There is an old saying: “Most people aim at nothing in life . . . and hit it with amazing accuracy.” It is a sad commentary about people, but it is true. It is the striving for and the attainment of goals that makes life meaningful.
People who have no goals feel emotionally, socially, spiritually, physically, and professionally unbalanced. This can only cause anxiety. People who have goals make decisions that affect the direction of their life positively, which is a sign of strength. Goals create drive and positively affect your personality.
Rules of Goal Setting
Most people, when asked, “What are your goals in life?” say something like, “To be happy, healthy, and have plenty of money.” On the surface, this may seem fine. As goals leading to actions, however, they just do not make it. They do not have the key ingredients necessary to make them effective, workable goals.
- Your goal must be personal. Your goals must be something you want to do rather than something you think you should do. Know your reasons for having the goal. Whether you want to achieve something for status, money, or good health is secondary as long as you want it badly enough to work hard for it.
- Your goal must be positive. We tend to focus on ideas and actions from a positive framework. Rather than saying, “I will not smoke today,” phrase it differently, “I will breathe only clean air today” which is a statement that serves the same purpose and is more positive.
- Your goal must be written. Writing a goal down causes effects that are a bit difficult to explain. It does, nonetheless, prove effective. Written goals take a jump in status from being nebulous thoughts. Perhaps their being written serves as a visual reminder and thus continually reconfirms their importance. When things are “put in writing”, they become official in our minds. A written goal strengthens our commitment to accomplish it.
- Your goal must be specific. Do not set your goal by saying “I will increase my sales next year.” You need to be specific to avoid the lack of commitment that comes with being vague. A more workable and motivating goal would be, “I will increase my sales next year by 10 to 15 percent.” This revised statement defines the increase that you are striving for as well as the range of the desired increase. Giving yourself some leeway is more realistic than expecting to hit your goal at exactly 15 percent.
- Your goal must be a challenge. A goal must motivate you to work harder than you have in the past. It must move you forward. Set your goals just beyond your reach so that you will have to stretch a bit.
- Your goal must be realistic. Everything is relative to time and space. What is unrealistic today may be totally within reason five years from now. In any field, we never really know what the upper limits are. How, then, do we define realistic? For our purposes, the best definition must come from you and your values. You must ask yourself, “What price am I willing to pay to accomplish this goal?” You should always weigh the payoffs and the sacrifices involved before coming to a conclusion. Realistic is ultimately your decision.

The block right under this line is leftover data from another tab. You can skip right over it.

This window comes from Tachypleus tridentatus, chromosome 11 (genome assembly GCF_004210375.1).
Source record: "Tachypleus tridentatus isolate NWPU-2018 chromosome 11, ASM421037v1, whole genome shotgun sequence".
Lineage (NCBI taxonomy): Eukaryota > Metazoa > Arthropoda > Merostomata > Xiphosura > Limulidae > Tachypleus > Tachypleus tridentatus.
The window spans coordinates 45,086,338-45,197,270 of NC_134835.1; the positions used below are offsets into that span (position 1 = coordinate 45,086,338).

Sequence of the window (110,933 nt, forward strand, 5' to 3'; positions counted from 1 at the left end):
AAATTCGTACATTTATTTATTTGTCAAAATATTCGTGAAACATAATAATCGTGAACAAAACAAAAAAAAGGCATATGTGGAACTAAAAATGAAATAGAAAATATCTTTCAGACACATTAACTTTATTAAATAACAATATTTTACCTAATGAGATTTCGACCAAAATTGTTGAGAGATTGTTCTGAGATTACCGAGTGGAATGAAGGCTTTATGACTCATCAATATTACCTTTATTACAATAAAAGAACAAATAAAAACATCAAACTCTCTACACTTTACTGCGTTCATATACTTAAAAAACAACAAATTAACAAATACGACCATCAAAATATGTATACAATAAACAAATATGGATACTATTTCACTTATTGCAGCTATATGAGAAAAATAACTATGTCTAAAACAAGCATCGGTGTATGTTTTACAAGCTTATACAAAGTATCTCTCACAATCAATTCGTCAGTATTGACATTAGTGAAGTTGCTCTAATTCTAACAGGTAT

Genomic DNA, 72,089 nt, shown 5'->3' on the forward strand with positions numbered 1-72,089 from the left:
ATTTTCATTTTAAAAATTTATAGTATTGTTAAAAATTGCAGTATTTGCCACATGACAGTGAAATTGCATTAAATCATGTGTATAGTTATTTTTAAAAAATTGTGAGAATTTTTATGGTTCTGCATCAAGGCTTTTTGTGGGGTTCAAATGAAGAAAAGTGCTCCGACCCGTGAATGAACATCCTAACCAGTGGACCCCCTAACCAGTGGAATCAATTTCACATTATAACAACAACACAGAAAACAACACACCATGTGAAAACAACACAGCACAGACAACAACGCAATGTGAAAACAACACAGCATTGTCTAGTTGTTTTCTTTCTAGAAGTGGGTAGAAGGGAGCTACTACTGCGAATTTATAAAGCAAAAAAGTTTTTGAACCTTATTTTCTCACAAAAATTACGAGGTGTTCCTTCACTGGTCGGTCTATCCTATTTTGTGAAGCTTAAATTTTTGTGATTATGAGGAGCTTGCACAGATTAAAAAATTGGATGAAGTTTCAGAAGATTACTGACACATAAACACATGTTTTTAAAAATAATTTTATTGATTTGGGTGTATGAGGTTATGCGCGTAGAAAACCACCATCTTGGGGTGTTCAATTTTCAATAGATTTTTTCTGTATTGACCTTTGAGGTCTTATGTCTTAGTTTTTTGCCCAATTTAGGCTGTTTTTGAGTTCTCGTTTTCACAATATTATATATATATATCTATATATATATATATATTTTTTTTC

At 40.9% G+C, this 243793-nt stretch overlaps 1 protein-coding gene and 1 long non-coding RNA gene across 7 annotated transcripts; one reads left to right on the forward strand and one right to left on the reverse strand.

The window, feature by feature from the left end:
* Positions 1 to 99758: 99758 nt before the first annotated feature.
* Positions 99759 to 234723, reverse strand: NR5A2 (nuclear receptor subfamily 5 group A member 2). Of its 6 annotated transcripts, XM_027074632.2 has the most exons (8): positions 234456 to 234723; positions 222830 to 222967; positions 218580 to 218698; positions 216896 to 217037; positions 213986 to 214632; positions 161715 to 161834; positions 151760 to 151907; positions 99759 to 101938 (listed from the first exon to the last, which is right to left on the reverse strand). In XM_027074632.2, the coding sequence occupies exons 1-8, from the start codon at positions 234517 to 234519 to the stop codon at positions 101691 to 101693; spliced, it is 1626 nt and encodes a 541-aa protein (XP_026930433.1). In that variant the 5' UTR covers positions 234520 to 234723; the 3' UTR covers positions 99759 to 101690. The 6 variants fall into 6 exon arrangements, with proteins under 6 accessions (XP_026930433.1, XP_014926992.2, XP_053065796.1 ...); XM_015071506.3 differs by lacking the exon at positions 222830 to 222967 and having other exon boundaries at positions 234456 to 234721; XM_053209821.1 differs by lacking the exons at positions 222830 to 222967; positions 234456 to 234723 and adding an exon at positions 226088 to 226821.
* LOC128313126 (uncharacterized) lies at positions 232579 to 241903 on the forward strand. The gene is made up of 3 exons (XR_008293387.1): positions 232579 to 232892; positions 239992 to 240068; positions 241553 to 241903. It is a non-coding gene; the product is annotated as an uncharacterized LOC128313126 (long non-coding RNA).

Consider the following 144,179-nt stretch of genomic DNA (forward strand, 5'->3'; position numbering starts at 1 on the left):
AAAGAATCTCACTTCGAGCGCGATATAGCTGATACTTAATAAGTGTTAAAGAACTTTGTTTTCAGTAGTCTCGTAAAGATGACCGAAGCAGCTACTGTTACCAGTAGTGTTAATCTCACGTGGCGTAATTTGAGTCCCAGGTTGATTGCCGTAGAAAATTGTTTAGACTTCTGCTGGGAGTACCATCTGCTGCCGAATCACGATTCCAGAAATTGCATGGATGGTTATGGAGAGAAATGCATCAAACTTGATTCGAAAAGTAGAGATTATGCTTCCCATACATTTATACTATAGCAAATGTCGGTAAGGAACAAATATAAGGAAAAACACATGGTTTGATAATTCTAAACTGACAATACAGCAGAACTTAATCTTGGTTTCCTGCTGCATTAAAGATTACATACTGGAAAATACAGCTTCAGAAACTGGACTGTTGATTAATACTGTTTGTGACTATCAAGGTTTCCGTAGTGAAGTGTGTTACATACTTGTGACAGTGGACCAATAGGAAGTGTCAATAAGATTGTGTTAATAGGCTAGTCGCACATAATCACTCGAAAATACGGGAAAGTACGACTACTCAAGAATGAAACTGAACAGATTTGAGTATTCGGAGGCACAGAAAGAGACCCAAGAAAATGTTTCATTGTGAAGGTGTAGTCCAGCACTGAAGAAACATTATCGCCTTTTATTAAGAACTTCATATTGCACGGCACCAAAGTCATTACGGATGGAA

Working Toward Your Goals
Now that you know the rules for setting goals, you can apply them to the goals you set for yourself. Here is an explanation of each of the areas you need to complete while working toward your goals:
- Define your goal. Determine whether your goal meets all the requirements of the rules listed above. If it does, then write it down as clearly as possible.
- Examine obstacles that stand in your way. This is a time to guard against negative assumptions and self-defeating thoughts. Remember the definition of realistic. An obstacle blocks you only if you let it. Write down innovative ways to overcome
- I.I.F.M.—What’s in it for me? Why do you want to achieve the goal? What kind of payoff is motivating you?
- Plan your action. You need to carefully list the action steps you will take to bring you closer to your goal. The smaller the increments, the easier they will be to accomplish. A German proverb says, “He who begins too much, accomplishes little”. As the American Dental Association is fond of saying, “Don’t bite off more than you can chew.”
- Project a target date for your goal. State your deadline range, such as, “between March 15 and April 1st.” Think carefully about the amount of time you need. Too little time will increase pressure and frustrate you. Too much time may reduce your drive.
- Know how you will measure your success. Goals should be described in terms of the
final outcome of an activity rather than as the activity. This is part of being specific. Instead of saying “I will be running more in four to six months,” you could say, “I’ll be running three miles instead of two miles in four to six months.” How will you measure this? Probably by having one-third more blisters on your feet.
Inspiration and Motivation
The dividends reaped by investing in yourself are unlike any other found in the financial world. When you clarify your values and set goals in all the major areas of your life–mental, physical, family, social, spiritual, professional, and financial– the right roads appear in front of you like mirages in the desert, yet they are real. Choices become infinitely easier to make because you are aiming at something specific and you have taken a giant step toward hitting your goals…with amazing accuracy.